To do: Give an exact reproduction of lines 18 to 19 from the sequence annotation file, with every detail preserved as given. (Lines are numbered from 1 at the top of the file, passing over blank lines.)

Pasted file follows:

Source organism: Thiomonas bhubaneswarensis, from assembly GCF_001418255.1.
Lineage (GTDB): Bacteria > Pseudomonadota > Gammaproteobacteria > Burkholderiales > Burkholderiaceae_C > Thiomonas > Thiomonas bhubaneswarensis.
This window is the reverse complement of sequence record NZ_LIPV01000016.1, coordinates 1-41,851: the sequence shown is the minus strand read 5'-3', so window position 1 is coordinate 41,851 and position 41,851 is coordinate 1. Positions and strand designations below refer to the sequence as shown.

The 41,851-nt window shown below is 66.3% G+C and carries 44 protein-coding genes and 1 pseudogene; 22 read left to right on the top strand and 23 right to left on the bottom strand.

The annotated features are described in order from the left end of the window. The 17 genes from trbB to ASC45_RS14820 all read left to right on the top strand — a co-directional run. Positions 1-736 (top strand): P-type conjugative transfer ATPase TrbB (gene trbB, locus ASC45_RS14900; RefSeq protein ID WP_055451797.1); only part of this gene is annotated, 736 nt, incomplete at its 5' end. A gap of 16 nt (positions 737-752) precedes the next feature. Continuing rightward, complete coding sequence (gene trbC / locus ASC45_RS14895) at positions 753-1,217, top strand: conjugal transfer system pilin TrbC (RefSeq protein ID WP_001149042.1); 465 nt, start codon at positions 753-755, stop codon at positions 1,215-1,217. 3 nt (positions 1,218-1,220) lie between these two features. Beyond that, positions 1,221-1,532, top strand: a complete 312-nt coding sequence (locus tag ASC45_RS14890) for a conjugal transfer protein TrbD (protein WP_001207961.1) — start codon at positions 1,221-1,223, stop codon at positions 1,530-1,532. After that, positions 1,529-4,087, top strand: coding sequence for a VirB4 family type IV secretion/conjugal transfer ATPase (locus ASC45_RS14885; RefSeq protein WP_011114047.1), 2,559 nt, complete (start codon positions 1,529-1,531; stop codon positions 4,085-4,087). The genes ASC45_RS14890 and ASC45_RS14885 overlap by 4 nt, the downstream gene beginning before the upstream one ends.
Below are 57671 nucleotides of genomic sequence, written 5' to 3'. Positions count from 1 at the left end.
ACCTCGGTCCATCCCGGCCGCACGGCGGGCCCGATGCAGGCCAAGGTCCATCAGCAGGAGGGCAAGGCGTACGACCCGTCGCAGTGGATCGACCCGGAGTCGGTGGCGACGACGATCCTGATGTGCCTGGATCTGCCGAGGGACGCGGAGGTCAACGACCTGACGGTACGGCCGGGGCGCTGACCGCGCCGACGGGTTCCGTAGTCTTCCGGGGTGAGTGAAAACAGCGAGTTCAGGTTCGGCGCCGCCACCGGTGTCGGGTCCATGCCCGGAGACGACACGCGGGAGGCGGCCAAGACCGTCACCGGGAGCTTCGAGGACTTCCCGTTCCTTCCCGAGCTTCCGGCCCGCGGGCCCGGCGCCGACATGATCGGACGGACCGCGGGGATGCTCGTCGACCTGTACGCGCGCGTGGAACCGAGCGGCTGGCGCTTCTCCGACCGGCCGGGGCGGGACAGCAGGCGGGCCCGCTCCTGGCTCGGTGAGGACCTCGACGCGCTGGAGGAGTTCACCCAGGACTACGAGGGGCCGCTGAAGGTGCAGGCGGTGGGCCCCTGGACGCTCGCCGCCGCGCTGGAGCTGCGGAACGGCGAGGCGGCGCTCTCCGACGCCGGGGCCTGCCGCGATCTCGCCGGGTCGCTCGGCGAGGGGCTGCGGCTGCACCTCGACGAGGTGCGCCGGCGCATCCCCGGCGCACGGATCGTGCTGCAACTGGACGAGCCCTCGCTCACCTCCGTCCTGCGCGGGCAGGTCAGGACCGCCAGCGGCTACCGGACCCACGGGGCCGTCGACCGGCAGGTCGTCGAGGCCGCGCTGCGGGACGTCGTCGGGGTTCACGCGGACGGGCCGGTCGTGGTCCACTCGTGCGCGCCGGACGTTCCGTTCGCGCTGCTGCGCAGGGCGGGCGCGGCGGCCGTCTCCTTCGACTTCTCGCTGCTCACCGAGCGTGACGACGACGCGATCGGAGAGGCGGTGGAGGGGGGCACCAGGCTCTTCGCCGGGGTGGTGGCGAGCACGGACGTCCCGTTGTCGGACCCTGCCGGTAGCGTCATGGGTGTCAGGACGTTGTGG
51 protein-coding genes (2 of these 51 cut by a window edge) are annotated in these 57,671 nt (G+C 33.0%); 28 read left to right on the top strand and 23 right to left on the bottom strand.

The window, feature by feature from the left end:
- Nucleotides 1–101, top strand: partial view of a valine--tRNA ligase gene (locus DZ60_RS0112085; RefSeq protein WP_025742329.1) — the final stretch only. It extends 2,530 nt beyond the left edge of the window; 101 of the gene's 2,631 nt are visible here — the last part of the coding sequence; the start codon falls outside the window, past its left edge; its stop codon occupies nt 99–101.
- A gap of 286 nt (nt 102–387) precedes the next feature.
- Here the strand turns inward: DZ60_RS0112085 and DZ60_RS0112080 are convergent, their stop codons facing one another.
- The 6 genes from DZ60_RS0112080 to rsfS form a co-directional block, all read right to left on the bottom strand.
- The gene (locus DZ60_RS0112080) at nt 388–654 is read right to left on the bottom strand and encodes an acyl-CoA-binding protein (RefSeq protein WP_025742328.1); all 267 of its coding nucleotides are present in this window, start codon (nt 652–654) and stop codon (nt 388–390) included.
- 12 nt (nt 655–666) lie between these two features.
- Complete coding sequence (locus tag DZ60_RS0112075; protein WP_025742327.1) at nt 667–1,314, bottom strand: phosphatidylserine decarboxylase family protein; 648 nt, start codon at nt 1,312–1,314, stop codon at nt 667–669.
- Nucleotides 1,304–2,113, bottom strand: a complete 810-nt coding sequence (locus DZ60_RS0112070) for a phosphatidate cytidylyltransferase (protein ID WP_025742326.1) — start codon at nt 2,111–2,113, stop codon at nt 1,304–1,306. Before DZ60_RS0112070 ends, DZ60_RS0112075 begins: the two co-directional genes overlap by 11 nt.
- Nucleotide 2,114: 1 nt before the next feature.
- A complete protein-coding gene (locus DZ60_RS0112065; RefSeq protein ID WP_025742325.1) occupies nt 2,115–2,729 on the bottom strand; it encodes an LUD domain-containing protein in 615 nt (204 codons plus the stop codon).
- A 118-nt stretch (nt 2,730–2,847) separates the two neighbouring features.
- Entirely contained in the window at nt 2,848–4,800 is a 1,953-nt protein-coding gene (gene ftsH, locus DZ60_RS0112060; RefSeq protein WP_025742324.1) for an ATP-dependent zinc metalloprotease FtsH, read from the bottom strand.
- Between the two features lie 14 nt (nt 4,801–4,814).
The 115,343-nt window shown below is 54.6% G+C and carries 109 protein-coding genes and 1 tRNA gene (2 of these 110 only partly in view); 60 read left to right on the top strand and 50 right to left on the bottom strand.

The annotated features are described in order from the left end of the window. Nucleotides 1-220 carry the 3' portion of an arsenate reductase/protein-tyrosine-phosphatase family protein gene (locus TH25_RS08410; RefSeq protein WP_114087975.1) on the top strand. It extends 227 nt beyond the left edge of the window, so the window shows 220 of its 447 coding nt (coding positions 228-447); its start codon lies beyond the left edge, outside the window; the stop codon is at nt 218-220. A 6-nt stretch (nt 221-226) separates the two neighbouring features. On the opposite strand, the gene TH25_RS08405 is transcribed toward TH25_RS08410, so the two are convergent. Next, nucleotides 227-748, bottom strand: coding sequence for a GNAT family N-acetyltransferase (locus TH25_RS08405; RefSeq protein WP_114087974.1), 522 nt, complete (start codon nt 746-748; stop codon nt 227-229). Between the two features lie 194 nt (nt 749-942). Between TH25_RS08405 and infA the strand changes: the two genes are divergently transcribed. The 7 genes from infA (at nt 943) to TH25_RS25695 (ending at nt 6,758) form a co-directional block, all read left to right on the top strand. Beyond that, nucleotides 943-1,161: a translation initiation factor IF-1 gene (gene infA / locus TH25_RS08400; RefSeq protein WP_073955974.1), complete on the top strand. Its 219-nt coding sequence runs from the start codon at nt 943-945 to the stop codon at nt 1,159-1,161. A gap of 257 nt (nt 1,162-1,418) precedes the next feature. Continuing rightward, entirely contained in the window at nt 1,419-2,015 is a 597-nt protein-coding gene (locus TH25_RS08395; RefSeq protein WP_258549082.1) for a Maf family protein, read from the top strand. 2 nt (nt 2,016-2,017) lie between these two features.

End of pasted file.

- Nucleotide 2,114: 1 nt before the next feature.
- A complete protein-coding gene (locus DZ60_RS0112065; RefSeq protein ID WP_025742325.1) occupies nt 2,115–2,729 on the bottom strand; it encodes an LUD domain-containing protein in 615 nt (204 codons plus the stop codon).